Both sides arguments should be publicized here, the NWH, mailers to each resident, public access channels, and even the Chicago newspapers and TV.

    Any time we change our gov and how it functions, it’s a big deal, and so far it’s not gotten the proper publicity.

    It seems like the pro side and even some that comment here are rushing the process for political gain, and that is not good.

    Political games are killing this country.


  3. Maybe someone with some pull could get WTTW to do a panel thingy, with two on each side of the issue discussing/debating the numbers.

  4. Here is a real practical solution:

    $10,000 EAV property tax exemption for homeowners in households without a public fund pension (school, IMRF, TRF, government workers).

    Let’s put the “E” back in EAV!

  5. Well, evertsen…you’ve listed about all the negatives you can conjure up in all your posts.

    Do you honestly think that even 1% of the voters in mchenry county care about Township policies?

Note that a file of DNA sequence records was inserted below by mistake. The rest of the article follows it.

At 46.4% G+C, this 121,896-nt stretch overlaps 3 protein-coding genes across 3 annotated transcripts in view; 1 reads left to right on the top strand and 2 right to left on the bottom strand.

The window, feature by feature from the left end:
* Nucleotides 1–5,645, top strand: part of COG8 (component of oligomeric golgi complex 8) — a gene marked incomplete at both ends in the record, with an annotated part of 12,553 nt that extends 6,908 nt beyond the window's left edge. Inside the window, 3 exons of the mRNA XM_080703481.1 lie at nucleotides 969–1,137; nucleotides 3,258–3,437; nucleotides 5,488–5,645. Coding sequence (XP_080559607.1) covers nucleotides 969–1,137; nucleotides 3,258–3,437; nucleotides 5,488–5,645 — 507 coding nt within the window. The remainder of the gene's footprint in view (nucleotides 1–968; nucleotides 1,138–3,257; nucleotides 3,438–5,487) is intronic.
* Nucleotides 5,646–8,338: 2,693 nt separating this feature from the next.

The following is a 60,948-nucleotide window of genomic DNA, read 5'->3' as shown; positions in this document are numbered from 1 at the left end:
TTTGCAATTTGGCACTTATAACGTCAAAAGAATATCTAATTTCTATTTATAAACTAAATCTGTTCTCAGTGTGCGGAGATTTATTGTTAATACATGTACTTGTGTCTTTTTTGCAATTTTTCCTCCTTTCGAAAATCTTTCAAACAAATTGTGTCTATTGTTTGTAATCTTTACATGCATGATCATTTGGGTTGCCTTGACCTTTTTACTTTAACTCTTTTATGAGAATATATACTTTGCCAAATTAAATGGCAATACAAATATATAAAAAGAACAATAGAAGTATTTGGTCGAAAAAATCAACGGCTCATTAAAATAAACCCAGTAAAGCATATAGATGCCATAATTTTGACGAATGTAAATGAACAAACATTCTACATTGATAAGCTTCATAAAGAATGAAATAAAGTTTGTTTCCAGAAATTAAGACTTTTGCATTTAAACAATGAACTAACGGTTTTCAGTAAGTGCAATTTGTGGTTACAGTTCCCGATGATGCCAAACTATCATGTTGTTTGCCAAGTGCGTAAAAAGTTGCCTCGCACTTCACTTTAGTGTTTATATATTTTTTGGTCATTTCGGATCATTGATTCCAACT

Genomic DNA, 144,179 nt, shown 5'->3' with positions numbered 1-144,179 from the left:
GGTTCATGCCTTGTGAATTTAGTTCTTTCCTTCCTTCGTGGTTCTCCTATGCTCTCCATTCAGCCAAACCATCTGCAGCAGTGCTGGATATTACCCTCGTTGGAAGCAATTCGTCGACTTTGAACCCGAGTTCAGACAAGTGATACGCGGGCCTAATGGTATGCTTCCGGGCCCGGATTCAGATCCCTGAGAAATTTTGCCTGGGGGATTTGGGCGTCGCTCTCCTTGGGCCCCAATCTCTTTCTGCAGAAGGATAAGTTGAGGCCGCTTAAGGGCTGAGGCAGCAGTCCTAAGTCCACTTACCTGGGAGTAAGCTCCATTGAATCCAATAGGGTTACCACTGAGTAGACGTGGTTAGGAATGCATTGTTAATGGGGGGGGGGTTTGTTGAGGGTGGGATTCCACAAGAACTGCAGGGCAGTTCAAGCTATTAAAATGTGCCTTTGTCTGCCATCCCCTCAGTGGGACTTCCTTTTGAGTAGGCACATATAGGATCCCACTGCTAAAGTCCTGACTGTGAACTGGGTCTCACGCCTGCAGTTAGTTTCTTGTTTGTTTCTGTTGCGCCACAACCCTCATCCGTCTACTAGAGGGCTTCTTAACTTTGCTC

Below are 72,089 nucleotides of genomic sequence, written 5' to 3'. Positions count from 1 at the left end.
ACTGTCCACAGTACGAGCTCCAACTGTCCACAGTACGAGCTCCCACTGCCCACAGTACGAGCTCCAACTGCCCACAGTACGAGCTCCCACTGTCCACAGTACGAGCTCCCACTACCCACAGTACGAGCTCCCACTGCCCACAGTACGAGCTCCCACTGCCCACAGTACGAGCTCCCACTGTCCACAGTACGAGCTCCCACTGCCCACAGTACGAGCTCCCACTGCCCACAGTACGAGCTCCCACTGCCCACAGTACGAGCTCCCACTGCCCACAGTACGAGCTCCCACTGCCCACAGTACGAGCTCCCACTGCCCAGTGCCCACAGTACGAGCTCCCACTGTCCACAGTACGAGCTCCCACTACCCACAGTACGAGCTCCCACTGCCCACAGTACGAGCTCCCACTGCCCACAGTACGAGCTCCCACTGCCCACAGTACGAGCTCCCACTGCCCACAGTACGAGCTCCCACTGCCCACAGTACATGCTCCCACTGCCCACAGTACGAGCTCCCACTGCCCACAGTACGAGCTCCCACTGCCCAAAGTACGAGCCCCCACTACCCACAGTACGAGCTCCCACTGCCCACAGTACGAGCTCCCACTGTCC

It is only you and the likes at the township trough that try to make everyone see the negative of change to protect yourselves.

    Perhaps the time has finally come when the voters will take illinois into their own hands and make the positive changes they have wanted for years.

    So you go ahead and spout all the township drivel you like (since you seem to have become the township spokesman.).

    Your glass is half empty but you manage to keep your pocket full through the government.

    No wonder your protestations get more ridiculous as time goes by.

    You could be the poster boy for everything voters in illinois detest.

    Keep up the good work.

  6. watcher1940:

    FYI I have not received one dime from the taxpayers since I retired from the Township over two years ago.